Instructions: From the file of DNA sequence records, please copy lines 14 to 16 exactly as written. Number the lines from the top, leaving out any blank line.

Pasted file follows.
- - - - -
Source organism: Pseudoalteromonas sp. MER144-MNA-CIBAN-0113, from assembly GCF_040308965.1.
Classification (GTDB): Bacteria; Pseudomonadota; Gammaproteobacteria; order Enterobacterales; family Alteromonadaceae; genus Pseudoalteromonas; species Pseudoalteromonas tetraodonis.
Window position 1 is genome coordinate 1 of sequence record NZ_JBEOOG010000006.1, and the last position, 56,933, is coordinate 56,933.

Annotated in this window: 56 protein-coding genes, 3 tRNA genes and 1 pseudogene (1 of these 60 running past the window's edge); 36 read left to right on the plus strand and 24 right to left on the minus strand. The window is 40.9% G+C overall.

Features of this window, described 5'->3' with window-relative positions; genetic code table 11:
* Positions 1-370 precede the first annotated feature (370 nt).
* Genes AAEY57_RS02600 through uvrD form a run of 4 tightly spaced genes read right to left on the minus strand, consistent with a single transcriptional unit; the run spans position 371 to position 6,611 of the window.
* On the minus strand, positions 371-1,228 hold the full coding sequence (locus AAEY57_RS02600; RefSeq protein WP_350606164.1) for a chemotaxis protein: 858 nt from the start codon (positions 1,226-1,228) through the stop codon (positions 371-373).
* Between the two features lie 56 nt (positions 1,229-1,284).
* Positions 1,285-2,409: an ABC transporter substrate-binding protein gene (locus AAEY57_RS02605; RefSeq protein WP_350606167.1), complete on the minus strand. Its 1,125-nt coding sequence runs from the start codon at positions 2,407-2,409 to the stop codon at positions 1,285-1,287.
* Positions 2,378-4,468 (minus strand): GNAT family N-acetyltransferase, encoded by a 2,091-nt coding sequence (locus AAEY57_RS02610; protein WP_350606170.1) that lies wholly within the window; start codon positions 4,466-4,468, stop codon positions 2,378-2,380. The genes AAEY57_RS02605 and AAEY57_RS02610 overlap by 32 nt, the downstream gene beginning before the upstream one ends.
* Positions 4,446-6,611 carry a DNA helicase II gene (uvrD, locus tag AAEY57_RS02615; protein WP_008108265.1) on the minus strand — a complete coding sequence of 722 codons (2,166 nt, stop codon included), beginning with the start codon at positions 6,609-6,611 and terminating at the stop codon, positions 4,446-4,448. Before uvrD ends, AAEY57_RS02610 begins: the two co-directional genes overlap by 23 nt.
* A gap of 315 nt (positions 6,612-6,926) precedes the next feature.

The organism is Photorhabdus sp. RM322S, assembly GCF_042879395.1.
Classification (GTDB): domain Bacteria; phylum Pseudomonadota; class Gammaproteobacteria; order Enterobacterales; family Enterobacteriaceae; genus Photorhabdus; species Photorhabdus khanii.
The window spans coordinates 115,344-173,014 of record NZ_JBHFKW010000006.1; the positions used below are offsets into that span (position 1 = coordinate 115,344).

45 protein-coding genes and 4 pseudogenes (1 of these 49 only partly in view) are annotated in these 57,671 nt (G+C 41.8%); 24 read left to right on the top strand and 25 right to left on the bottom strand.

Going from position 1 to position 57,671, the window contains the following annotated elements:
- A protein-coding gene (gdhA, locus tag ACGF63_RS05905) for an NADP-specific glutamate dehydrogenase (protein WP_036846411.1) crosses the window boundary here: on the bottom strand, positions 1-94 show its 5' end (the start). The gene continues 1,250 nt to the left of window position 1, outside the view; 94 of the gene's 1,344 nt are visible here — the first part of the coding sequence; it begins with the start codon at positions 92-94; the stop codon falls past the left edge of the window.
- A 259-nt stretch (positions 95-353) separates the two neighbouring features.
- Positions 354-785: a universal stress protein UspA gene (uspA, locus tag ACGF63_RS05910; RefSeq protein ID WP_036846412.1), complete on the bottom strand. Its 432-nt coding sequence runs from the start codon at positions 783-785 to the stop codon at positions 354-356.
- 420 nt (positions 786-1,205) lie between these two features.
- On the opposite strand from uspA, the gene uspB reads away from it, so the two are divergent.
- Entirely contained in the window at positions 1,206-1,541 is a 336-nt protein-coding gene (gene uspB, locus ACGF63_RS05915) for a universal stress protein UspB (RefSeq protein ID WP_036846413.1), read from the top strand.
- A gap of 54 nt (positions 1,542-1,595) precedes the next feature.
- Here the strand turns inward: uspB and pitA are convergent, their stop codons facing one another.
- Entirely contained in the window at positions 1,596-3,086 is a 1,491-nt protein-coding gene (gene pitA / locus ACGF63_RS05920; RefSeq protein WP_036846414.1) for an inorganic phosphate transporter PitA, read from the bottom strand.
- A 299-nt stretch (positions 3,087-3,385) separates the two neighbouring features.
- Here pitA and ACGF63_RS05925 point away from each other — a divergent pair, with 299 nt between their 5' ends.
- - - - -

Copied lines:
The organism is Photorhabdus sp. RM322S, assembly GCF_042879395.1.
Classification (GTDB): domain Bacteria; phylum Pseudomonadota; class Gammaproteobacteria; order Enterobacterales; family Enterobacteriaceae; genus Photorhabdus; species Photorhabdus khanii.
The window spans coordinates 115,344-173,014 of record NZ_JBHFKW010000006.1; the positions used below are offsets into that span (position 1 = coordinate 115,344).